Orchestrators on Orchestrating

What exactly are orchestrations? The word gets bandied around quite a bit, particularly when discussing musical revivals. You have shows that re-orchestrate to accommodate revisals (like those of the late 90s), those that re-orchestrate for economy (the Menier Chocolate Factory imports) and then there are those which tout the full, original orchestra like Gypsy and West Side Story. The Lincoln Center revival of South Pacific has a pit of 30 that was cause for rejoicing all around; whereas the current A Little Night Music has a chamber orchestra of 9 which has proven divisive among musical theatre fans.

Many of my friends and fellow bloggers know that I am a stickler for orchestrations. For me, there is nothing more fulfilling than the sound of a full orchestra playing the hell out of Rodgers or Bernstein or Sondheim, et al. Perhaps I’m too much of an old soul to adapt to the thinner orchestras, or the result of years of musical education. Maybe a combination of both. But it’s my personal preference. I don’t mind a small orchestration if it fits the scope of a show, but I am loathe to reductions for cost-cutting “chamber” productions. If I’m shelling out my hard earned clams, I want the works, plus a cherry on top.

The following excerpts are printed in the foreword to The Sound of Broadway Music by Steven Suskin, the columnist, scholar and critic. Suskin’s new book is a substantial contribution for those curious to understand the function of the orchestrator vs. composer. I’ve only just begun reading it, and it’s going to be a bible of sorts for me over the next couple of months, as this is the first in a series of posts.

Robert Russell Bennett
(Kiss Me Kate, My Fair Lady, Oklahoma!, Show Boat, South Pacific):

“You are engaged to work with a composer and put his melodies into shape for a performance in the theatre. Your task is to be part of him – the part that is missing. He may be capable of doing the whole score himself or he may not know a G clef from a gargoyle. Your job is to bring in whatever he doesn’t, and make it feel like it belongs there.”

Ralph Burns (Darling of the Day, Funny Girl, No No Nanette – 1971, Sweet Charity):

“Orchestrators are like good, high-priced whores. You’re paid to make people look good. You may think of a better idea, but you try the best way that you can to do it their way and make them look good.”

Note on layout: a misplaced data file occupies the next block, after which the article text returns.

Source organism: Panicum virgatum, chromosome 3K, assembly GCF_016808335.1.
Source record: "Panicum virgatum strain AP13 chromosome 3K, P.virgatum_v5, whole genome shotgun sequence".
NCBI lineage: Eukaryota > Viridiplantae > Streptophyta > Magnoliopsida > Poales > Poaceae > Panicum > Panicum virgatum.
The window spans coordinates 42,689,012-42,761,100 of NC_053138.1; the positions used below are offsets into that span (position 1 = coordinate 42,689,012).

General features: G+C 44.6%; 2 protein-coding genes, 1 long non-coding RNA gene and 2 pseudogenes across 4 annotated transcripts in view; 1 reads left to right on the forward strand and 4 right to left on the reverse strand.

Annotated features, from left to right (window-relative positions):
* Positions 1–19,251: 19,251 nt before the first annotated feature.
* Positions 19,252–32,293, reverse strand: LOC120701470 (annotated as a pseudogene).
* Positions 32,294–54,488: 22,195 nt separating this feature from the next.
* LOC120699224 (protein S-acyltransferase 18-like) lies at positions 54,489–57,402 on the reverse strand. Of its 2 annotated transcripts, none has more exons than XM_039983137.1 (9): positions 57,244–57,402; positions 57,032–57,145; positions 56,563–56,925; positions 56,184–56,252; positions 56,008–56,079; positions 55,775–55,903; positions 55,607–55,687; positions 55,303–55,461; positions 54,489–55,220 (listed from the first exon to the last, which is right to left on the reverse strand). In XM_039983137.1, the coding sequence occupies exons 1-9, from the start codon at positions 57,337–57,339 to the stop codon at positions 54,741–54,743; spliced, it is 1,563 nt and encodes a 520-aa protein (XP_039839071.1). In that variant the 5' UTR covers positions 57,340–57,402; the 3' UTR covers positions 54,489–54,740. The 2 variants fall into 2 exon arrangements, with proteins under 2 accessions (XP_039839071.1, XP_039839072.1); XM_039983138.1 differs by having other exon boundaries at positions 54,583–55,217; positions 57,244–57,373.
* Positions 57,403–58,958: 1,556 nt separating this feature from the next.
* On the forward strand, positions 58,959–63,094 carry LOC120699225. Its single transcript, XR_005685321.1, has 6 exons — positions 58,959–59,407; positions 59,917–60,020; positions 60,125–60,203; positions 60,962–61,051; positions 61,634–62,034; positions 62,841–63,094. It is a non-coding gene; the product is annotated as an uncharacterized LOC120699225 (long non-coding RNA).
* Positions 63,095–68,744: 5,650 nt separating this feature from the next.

Philip Lang (Annie, Carnival, Li’l Abner, Mame, My Fair Lady):

“Like the construction manager, you get the right instrumentation; you understand the limits of the artisan and the technology; and you build something that lasts.”

Hans Spialek (Anything Goes, The Boys from Syracuse, On Your Toes, Pal Joey):

“An artist, having an idea for a painting, draws first a sketch before putting the actual picture in all its contemplated color harmonies and combinations on canvas. Painting a musical picture follows the same procedure, with the exception that in musical theatre one man (the composer) furnishes the sketch from which another man (the arranger) paints the musical picture an audience actually hears. While the painter works either in oil, pastel or watercolors, the arranger uses the tone colors of the individual orchestra instruments.”

Don Walker (Carousel, Fiddler on the Roof, She Loves Me, The Most Happy Fella, The Music Man):

“Orchestration is the clothing of a musical thought, whether original or not, in the colors of the musical instruments and/or voices. The Composer creates the basic themes of a composition. The Arrangers develops the basic themes into the desired form. The Orchestrator adjusts the arrangements to fit the size and composition of whatever orchestral combination has been selected.”

"Music in the Air" at Encores!

I was stunned walking out after Music in the Air at the City Center that I had completely forgotten the melody to “I’ve Told Every Little Star.” I spent the entire intermission humming the oft-repeated hit song from this lost Kern & Hammerstein show until the lights went down. We were even treated to yet another encore during the second act. But lo and behold, as I was walking down the steps from the gallery the only song that I could recall was the rapturous “The Song is You.”